Sen. Gu’s ADU bill to be
heard in Senate housing committee
STATE HOUSE – The Senate Committee on Housing and Municipal Government will hear a bill on Thursday from Sen. Victoria Gu that would enable more homeowners to utilize Accessory Dwelling Units (ADUs).
“If you have roots here, you should be able to afford to stay here, but that’s getting harder and harder for many families,” said Senator Gu (D-Dist. 38, Charlestown, Westerly, South Kingstown). “ADUs offer the ‘missing middle’: housing that is smaller, more affordable and smartly repurposes our existing buildings and garages. Homeowners can be a part of the solution to the housing crisis by creating or converting a garage, basement or shed into an ADU and offering it as a long-term rental. Then they have the benefit of receiving some additional income or housing a loved one. It’s a win-win.”
ADUs are accessories to existing housing, either as a conversion of part of a house (such as a walkout basement), an attachment to a house or a smaller, detached dwelling. They have become increasingly popular around the country in recent years as states and municipalities struggle to balance the needs of expanding the housing stock while preserving the feel of residential neighborhoods. Seniors, especially, have taken to ADUs as a way to downsize while staying in the community they love.
Right now, most towns and cities in Rhode Island, including Westerly and Charlestown, allow ADUs if a family member is going to live in it. South Kingstown already allows ADUs for family members or rentals. Current state law also allows an ADU for anyone to live in if the lot is larger than 20,000 square feet (approximately half an acre) and the ADU is a conversion of a pre-existing structure.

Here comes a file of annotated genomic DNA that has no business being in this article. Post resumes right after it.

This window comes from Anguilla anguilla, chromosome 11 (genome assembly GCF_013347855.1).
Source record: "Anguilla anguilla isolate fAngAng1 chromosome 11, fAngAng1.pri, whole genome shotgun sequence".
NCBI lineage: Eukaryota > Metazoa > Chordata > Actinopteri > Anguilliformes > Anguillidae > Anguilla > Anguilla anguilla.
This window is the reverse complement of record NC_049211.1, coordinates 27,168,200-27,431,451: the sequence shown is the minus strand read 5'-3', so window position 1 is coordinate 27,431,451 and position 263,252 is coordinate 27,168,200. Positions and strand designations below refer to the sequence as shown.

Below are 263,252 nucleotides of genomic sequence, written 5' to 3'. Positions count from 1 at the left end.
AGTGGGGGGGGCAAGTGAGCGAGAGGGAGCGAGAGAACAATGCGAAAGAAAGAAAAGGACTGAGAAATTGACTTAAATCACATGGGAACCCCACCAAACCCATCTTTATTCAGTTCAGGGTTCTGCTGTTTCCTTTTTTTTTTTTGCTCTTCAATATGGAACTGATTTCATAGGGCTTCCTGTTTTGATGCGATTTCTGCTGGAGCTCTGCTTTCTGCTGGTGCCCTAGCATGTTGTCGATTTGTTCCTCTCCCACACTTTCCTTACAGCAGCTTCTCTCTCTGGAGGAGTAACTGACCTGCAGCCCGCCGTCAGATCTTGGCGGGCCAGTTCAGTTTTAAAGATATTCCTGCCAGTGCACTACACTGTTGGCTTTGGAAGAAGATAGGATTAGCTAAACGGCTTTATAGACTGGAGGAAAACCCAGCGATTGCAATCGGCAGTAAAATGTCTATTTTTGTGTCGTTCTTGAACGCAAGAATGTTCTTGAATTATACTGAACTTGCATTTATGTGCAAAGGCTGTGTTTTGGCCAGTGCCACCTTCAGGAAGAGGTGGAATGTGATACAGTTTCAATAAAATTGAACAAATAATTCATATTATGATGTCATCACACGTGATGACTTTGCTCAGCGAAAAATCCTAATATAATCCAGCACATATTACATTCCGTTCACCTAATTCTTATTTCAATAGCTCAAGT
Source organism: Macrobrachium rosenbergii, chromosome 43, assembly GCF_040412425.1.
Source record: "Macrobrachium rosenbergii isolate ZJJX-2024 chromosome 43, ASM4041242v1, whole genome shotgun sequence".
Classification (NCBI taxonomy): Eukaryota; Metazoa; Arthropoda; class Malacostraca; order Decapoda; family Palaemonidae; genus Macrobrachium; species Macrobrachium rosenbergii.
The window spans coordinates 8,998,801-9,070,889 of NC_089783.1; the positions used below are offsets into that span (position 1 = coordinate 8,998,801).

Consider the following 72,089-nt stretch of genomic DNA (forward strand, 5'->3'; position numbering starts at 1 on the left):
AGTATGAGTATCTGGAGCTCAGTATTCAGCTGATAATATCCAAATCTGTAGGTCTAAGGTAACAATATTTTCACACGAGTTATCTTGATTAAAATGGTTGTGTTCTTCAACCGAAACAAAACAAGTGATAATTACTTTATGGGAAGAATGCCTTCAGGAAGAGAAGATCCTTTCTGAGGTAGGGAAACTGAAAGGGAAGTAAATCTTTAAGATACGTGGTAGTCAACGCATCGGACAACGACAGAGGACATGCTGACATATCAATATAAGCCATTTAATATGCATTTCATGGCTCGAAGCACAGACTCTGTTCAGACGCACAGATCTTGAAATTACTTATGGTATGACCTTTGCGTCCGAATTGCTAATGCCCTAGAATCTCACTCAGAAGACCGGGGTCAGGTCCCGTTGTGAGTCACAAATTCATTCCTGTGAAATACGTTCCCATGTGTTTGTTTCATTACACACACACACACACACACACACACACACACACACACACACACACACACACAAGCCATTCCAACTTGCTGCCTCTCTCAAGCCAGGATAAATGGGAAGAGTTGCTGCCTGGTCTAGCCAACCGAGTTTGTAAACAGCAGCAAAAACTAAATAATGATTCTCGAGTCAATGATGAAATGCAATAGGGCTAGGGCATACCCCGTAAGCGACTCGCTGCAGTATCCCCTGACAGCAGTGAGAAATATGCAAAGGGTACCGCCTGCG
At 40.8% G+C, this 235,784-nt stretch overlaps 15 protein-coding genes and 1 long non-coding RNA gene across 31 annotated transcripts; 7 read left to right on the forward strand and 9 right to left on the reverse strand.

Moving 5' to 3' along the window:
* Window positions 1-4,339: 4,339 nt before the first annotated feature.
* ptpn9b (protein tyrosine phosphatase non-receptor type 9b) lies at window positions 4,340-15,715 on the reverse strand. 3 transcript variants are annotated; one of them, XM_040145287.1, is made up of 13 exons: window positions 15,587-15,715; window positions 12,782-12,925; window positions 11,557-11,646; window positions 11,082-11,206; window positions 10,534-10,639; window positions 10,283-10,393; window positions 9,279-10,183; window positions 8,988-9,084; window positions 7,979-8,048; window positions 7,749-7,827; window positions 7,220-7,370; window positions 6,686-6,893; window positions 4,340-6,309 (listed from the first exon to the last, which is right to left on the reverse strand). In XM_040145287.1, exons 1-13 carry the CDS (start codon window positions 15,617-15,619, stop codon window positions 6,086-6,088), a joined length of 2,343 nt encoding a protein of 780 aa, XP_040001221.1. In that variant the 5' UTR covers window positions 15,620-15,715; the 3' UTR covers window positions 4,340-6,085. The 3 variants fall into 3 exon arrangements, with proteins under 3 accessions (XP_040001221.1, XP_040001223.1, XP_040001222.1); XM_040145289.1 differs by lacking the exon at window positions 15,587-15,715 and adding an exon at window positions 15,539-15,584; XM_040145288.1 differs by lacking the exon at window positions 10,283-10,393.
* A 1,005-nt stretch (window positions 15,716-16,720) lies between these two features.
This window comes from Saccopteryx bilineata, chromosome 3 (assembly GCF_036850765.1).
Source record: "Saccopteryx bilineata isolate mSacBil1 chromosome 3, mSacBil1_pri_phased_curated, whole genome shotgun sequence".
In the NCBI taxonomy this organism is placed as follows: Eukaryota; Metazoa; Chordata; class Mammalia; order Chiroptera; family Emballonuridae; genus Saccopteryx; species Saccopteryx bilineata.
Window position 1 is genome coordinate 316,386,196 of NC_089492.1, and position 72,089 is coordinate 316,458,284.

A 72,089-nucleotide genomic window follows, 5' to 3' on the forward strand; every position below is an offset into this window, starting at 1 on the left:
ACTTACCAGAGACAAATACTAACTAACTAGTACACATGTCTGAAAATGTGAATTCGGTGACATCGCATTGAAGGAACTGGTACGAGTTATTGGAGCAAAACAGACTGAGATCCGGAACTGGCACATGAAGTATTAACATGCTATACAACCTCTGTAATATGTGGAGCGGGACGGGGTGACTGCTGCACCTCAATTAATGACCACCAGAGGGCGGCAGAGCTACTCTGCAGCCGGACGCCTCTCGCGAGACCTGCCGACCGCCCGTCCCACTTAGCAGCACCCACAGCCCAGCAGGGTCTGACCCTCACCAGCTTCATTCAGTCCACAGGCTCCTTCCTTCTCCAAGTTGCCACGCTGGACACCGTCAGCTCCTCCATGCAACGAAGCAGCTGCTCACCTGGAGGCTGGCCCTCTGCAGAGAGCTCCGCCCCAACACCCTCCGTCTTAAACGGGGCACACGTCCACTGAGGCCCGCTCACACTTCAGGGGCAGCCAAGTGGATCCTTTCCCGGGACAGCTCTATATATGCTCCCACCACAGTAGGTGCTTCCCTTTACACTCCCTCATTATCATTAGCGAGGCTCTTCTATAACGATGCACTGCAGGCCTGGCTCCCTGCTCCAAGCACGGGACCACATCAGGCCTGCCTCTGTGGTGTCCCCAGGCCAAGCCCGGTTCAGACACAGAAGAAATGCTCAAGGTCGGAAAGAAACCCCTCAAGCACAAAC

“We’re building an ADU for my son right now, which is a great option for our family,” said Ted Rice, who lives in Westerly. “But if he were to move out, under current law, we won’t be able to rent it. So we’ll have a dwelling that no one’s allowed to live in. With so many people looking for long-term rentals, that just doesn’t make sense.”
Senator Gu's bill (2023-S 1006) would allow homeowners to convert a part of their existing house or another pre-existing structure, like a garage, into an ADU if the lot is smaller than 20,000 square feet. If the lot is larger than 20,000 feet, the homeowner would be allowed to build a small, detached structure up to 900 square feet (less than 5% of the lot size). Compared to a basement or attic, this structure will be much more accessible to seniors. All ADUs must satisfy building code, DEM and CRMC regulations such as those surrounding septic systems, and zoning regulations such as setbacks. For ADU’s allowed under this bill, either the primary dwelling or the ADU must be owner-occupied. The ADU could not be used for short-term rentals.
Advocates hope the bill will increase the availability of housing that families can afford. California implemented similar rules in 2017 and ADU permitting has since increased almost fivefold, providing tens of thousands of housing units.
A similar bill (2023-H 6082Aaa), introduced by Rep. June Speakman (D-Dist. 68, Warren, Bristol), passed the House on May 16.
Catherine Taylor, AARP Rhode Island state director, called the ADU bill her organization’s “top priority.”
“ADUs allow older adults to remain in the communities they love, build in support from family and caregivers or supplement their fixed incomes,” Taylor said. “Let’s get this done.”